BlogPost 4: (Final): Sustainability In Iceland

Blogpost 4 Bibliography: Sustainability In Iceland:

According to the most sustainable countries in the world, Iceland is currently on the top of the list. For my final blogpost, I plan to research the reasons why Iceland has been dominating the world on being such a sustainable country. I want to explore sustainable features they have implemented within their environmental surroundings, and find out how it is effecting their country. In terms of my argument, I intend to utilize my research from this post as a template for audiences ( specifically other countries), to see how they can copy what Iceland is doing. My mathematical argument will consist of Iceland’s main energy-saving points. I intend to look more into their projects and sustainable features, and calculate how much energy they are conserving and how it is ultimately benefiting their country. Even if it’s the slightest similarity, I hope that my final blogpost can persuade others to follow the direction towards of being a more sustainable country such as Iceland, and to create new ideas/theories that can assist the world on the global climate change problem we are currently going through. Audiences that may find my blogpost interesting are enviornmentalists, citizens who care about their countries sustainability and greenhouse gas emissions, and primarily, countries who lean toward the global climate change problem that seek to find effective solutions.

 

Now, let’s see how much geothermal the country of Iceland is able to produce: According to this scientific american article, today, Iceland is able to produce 4 terawatt-hours per year. Let’s figure out how much power will be produced in 5 years in MWh:

\[4 \frac{\text{ terawatt-hours}}{ year}\times{5}\text{years}=20 \frac{\text { terawatt-hours}}{ year}\]

1 terawatt-hour= 1,000,000 megawatt-hours

\[20 {\text{ terawatt-hours}}\times{1,000,000}\text { megawatt-hours}= 20,000,000 megawatt-hours\]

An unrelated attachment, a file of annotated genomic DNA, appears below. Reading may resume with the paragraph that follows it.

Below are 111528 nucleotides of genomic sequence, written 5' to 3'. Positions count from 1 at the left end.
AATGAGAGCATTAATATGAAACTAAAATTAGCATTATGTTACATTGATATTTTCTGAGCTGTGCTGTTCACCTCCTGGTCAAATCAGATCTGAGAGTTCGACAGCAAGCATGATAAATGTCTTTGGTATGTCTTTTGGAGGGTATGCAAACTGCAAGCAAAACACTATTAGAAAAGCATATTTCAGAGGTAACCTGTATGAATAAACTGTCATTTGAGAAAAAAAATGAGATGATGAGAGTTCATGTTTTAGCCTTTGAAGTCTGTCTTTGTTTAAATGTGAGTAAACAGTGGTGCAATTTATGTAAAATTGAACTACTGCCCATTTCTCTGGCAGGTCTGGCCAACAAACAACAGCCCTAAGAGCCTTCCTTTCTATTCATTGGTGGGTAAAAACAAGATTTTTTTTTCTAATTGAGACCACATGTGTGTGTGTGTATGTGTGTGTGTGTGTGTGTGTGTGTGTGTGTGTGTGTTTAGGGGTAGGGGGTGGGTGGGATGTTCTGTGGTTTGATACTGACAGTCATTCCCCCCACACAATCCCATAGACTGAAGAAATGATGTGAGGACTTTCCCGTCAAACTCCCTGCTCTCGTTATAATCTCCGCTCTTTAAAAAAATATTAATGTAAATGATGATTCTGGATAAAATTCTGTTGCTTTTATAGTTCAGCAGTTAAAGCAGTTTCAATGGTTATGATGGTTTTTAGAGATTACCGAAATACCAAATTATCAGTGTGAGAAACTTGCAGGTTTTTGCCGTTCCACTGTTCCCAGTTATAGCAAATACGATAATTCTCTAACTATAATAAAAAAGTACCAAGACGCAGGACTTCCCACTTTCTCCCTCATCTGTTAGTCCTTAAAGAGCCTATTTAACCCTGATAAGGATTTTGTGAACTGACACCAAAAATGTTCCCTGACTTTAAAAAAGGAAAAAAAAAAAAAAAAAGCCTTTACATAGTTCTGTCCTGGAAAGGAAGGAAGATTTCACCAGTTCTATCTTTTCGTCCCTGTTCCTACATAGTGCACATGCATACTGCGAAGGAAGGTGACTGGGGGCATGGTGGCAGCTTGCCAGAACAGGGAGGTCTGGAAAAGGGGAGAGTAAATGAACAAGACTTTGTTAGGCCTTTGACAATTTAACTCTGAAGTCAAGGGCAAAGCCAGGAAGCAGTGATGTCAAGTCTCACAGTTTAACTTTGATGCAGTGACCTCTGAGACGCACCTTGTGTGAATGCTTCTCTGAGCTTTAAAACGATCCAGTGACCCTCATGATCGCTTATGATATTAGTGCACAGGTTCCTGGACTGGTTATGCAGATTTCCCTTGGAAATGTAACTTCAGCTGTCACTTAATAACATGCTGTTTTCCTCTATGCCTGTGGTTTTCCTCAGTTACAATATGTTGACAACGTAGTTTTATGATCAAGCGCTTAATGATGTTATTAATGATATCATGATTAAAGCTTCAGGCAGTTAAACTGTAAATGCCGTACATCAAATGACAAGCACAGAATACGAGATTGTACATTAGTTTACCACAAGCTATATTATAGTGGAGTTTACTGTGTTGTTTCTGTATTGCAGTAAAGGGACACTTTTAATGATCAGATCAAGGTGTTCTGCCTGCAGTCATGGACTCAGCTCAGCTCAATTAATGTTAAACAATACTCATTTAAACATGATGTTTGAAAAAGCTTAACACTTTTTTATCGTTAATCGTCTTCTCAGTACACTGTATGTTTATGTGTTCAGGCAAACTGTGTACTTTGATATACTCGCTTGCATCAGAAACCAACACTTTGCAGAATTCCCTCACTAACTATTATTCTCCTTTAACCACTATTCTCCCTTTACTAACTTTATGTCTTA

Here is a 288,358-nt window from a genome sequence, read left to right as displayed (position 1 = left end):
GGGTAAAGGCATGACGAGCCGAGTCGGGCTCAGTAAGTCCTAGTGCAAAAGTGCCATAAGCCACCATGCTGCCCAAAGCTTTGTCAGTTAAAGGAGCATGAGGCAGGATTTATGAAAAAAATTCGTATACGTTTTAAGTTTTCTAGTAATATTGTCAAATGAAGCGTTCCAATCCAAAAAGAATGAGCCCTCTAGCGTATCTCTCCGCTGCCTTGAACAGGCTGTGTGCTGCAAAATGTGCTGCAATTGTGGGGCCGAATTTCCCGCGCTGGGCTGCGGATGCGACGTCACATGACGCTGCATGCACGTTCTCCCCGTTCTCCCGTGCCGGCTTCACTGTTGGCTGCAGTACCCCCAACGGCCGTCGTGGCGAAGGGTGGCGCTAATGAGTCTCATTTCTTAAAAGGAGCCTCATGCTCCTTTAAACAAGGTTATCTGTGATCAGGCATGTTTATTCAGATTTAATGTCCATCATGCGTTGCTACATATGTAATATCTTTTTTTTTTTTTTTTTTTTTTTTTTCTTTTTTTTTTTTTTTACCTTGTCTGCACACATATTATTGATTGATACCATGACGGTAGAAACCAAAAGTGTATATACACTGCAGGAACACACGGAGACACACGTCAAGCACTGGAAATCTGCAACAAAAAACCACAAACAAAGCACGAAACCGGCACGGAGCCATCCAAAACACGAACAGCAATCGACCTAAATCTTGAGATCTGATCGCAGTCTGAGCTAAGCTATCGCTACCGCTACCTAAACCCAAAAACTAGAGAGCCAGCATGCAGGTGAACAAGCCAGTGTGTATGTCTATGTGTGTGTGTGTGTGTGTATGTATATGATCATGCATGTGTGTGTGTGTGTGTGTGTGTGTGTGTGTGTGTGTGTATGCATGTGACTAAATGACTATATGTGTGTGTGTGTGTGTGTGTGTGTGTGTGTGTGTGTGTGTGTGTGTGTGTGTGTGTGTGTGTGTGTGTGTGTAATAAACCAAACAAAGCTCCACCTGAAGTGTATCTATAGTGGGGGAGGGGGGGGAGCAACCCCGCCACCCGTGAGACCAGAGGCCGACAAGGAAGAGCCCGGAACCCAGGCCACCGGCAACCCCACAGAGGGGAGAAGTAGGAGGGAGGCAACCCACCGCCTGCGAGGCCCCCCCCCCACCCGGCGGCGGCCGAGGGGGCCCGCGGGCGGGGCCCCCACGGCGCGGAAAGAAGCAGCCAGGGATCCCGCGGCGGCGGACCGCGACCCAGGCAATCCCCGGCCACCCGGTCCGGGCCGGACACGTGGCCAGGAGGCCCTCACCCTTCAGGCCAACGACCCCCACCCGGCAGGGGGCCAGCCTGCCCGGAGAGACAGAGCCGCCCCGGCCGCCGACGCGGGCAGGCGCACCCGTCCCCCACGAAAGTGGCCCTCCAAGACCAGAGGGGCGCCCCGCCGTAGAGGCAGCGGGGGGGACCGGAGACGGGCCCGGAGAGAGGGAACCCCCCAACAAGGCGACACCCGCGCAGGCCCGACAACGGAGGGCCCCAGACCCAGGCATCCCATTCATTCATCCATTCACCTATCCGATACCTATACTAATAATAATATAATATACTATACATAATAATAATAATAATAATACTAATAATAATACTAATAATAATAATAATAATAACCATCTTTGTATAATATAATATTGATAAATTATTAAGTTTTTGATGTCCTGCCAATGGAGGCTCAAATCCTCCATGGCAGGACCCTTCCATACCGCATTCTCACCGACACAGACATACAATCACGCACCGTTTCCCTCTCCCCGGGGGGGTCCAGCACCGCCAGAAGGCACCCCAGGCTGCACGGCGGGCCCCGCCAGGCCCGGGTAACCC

This mathematical example portrays the wonders of Iceland’s geography and how it can help this sophistication country. According to SA, the progress on utilizing their renewable energy will actually increase over the years. According to scientists and geologists, Iceland is on the direction of actually producing 25-30 terawatt-hours per year rather than 4 terawatt-hours per year! As a matter of fact, Iceland is such a dominant country where renewables are so plentiful, that geothermal is used to power up 25 percent of their country while the other 25 is mainly focused on hydroelectric! However, scientists state that geothermal will be their main renewable in their near future (surpassing the hydroelectric percentage) due to the fact that their geothermal energy reserves/resources is so much. Also, because Iceland is a such small country where power like this doesn’t always need to be for homes, appliances etc., they are currently in the process of transferring the remaining renewable energy to their industrial sector, where many of the manufacturing plants will be powered up by the renewable energy that has been brought up.

To help other fellow nations, the SA article has stated that many countries are taking advantage of Iceland’s situation. Countries like China and the U.S. have funded Icelandic geothermal power plants to continue to drill and bring about these large amounts of energy and distribute to them. Due to their large amounts of energy projection in the near future, I think that this is a great idea for these technological- advanced countries to take advantage of. In addition, I also believe that this is a great wonder that Iceland is doing its part and sharing their renewable energy with countries who are have a energy production and consumption problem.

Conclusion: Iceland is a perfect example of a sustainable country. Not because it is number one, but because it’s a country where a majority of the citizens realizes the global climate problem and is currently in a striving direction to change the way they utilize their energy sources. I ultimately intend to utilize my research from this post as a template for audiences ( specifically other countries), to see how they can copy what Iceland is doing. My mathematical argument will consist of Iceland’s main energy-saving points.

 

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Sources:

Source 1: http://www.alternet.org/environment/12-ecologically-sustainable-countries-and-why-they-should-be-admired Source 2: http://www.oecd.org/greengrowth/a-clean-energy-economy-lessons-from-iceland.htm

Source 3: http://www.nea.is/geothermal/

Source 4: http://www.scientificamerican.com/article/iceland-geothermal-power/

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